Daily values (DVs) are more commonly associated with products manufactured in America, and it is shown as a percentage on the food label. DVs represent the percentage of the recommended daily intake of a nutrient contributed by a serving of a food product. For example, a product which has 30% DV in terms of carbohydrate provides 30% of the recommended daily intake of carbohydrate per serving. DVs are based on a 2000-cal diet, so if you require less or more calories, do make some adjustments in terms of portion size.

Daily Value

DVs are also a standard for food manufacturers to make health claims. A product that contains >10% DV of a nutrient can be labelled as “More (nutrient)”. 10-19% DV makes the product a “Good Source of (nutrient)”, while >20% DV makes the product “High in (nutrient)”. DVs are a good way of helping you plan your diet, especially if you are deficient in certain nutrients and are too busy to cook for every meal. Choosing the suitable food products for your wellbeing is no longer a gamble of your money, but a well-made investment.

 

Can I exceed the daily recommended intake?

Eating too little of nutrients may lead to a myriad of illnesses, but so does eating too much. But how much is really too much? Is exceeding the daily recommended intake equivalent to over-consuming a nutrient? The answer is NO. Surprising as it may sound, it’s perfectly fine to consume more than 100% of the recommended daily intake of a nutrient, as long as it doesn’t exceed something known as the Upper Limit (UL). The upper limit is the “true limit” of the amount of nutrients we can consume, a limit above which negative effects are brought upon our body.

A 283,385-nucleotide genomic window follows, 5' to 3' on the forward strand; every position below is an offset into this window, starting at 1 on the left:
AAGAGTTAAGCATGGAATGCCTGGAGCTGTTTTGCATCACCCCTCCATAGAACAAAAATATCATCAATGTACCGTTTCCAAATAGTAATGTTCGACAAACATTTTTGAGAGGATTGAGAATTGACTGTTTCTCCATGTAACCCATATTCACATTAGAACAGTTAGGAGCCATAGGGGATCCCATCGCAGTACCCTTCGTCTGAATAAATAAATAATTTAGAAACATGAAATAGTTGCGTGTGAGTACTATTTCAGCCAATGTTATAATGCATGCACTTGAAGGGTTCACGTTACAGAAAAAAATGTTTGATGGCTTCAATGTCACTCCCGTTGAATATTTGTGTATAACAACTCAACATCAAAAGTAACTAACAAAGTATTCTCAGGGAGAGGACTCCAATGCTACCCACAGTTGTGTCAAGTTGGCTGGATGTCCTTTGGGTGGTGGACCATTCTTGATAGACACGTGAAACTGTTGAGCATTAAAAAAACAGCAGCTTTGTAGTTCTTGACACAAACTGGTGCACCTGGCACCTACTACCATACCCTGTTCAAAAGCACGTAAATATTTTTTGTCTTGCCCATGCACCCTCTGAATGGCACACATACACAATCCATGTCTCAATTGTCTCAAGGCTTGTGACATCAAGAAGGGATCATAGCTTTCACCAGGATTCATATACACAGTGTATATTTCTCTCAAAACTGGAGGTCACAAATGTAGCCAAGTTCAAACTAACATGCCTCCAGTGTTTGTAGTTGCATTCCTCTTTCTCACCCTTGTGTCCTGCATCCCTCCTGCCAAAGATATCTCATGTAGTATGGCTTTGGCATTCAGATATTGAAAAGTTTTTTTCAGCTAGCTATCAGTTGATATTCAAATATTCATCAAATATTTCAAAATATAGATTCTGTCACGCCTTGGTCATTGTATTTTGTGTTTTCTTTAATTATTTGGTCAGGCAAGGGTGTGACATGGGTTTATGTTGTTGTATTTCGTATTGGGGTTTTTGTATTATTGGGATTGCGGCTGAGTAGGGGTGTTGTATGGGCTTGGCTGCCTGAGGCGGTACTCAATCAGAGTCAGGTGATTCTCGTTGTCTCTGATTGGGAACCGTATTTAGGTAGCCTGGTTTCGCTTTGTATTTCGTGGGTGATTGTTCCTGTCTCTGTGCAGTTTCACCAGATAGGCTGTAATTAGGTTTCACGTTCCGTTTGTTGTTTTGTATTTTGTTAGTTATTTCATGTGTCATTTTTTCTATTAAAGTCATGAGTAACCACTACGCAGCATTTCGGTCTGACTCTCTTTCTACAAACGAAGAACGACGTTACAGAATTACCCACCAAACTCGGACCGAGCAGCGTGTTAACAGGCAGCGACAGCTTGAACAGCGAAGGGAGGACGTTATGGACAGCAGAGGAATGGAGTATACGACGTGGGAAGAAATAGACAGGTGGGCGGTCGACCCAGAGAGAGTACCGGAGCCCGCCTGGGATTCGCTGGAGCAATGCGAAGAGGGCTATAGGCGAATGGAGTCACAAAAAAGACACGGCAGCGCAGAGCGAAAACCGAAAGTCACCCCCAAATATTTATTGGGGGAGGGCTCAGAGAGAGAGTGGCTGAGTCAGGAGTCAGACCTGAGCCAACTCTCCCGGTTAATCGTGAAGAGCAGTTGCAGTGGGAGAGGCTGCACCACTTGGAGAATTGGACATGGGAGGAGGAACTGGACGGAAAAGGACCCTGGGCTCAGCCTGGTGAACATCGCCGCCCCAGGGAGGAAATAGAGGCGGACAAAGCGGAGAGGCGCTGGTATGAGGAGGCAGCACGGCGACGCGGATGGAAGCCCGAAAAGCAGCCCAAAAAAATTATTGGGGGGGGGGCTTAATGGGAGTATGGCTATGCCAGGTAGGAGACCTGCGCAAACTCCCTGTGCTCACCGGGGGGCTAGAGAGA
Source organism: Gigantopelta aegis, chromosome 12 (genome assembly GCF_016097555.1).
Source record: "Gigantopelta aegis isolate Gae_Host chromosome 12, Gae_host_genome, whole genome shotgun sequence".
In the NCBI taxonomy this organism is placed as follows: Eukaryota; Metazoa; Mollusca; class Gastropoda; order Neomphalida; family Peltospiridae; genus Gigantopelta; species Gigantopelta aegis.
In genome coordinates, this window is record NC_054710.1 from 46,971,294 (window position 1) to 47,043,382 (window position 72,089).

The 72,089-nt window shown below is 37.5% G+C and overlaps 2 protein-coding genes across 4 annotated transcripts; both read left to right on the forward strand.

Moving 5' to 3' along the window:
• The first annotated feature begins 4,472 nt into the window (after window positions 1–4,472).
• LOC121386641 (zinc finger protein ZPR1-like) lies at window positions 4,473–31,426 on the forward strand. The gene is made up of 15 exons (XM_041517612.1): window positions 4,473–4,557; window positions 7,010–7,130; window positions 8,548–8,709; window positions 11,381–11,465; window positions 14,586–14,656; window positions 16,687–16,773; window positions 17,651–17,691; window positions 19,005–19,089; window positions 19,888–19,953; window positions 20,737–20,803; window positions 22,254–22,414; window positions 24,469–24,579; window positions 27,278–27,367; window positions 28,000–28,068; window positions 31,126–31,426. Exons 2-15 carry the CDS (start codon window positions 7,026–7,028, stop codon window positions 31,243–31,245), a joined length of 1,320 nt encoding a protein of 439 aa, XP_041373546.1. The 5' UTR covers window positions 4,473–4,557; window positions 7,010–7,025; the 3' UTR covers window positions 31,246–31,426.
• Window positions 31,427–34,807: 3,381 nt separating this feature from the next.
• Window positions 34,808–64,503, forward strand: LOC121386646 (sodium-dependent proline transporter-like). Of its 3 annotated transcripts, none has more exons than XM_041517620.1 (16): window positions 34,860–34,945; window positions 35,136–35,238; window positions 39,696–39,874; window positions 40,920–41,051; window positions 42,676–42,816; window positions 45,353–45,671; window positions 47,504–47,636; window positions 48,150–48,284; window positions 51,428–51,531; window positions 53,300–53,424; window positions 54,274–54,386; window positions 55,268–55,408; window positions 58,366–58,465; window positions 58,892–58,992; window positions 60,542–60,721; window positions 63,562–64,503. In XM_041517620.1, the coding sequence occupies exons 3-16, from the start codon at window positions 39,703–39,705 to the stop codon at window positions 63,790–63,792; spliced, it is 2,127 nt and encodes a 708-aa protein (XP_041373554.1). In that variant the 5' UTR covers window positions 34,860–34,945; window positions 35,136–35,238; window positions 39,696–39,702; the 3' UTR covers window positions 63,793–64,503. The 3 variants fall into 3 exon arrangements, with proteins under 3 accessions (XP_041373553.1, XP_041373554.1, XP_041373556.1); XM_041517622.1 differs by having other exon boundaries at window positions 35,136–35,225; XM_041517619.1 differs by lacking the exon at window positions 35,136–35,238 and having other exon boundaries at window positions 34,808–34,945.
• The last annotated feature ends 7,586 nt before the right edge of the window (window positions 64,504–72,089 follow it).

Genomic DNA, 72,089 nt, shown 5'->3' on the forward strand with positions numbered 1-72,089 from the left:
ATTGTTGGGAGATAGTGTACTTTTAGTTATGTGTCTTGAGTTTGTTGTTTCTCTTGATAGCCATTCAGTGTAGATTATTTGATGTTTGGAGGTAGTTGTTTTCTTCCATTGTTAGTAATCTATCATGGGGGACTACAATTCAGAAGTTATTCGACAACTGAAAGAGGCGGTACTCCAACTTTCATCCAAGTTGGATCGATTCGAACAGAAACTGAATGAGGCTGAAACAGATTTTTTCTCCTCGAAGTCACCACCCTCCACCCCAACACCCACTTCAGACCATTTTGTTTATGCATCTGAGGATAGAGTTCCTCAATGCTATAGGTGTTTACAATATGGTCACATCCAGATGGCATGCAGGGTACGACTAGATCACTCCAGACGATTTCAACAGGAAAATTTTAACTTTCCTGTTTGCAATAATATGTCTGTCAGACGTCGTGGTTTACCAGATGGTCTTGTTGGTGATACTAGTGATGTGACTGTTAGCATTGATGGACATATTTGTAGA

Recommended Daily Intakes and Upper Limits for Common Nutrients

Age

Vitamin A

See Report

Folate
(Vitamin B-9)
See Report

Vitamin C

See Report

Vitamin D

See Report

Calcium

See Report

Iron

See Report

RDA1

Upper Limit2

RDA3

Upper Limit4

RDA

Upper Limit

RDA5

Upper Limit

RDA

Upper Limit

RDA

Upper Limit

14 – 18

1,000 IU

9,333 IU

400 mcg

800 mcg

75 mg (m)
65 mg (f)
80 mg (preg)
115 mg (lact)

1,800 mg

600 IU

4,000 IU

1,300 mg

2,500 mg

11 mg (m)
15 mg (f)
27 mg (preg)
10 mg (lact)

45 mg

Adult

3,000 IU (m)
2,300 IU (f)

10,000 IU

400 mcg
600 mcg (preg)/
500 mcg (lact)

1,000 mcg

90 (m)
75 mg (f)
85 mg (preg)
120 (lact)

2,000 mg

600 IU (51- 70 years)
800 IU (71+ years)

4,000 IU

1,000 mg (to 50 years)
1,200 mg (51+ years)

2,500 mg

8 mg (m)
18 mg (f 19 to 50 years)
8 mg (f 51+ years)
27 mg (preg)
9 mg (lact)

45 m

An example of DRIs of nutrients vs their ULs

Daily recommended intakes (DRIs) are an indication of the minimum amount of nutrients one should consume for normal growth and development of the body. Hence, eating more than the DRI of a certain nutrient is actually good for our health. The UL for nutrients are usually quite high, so unless you’re purposely overloading on a certain nutrient, a normal diet should be far from the ULs of nutrients.

 

Eat a variety, eat enough and stay healthy!

 

Photo credits:

Feature photo – www.doctorshealthpress.com

Calories – www.fatfreewithme.com

Daily Value – www.blog.fooducate.com

DRIs vs ULs – adapted from https://www.consumerlab.com/rdas/

1 Comment

  1. aarontang
    / Reply

    Always like well-researched articles like this. Well done Vivien!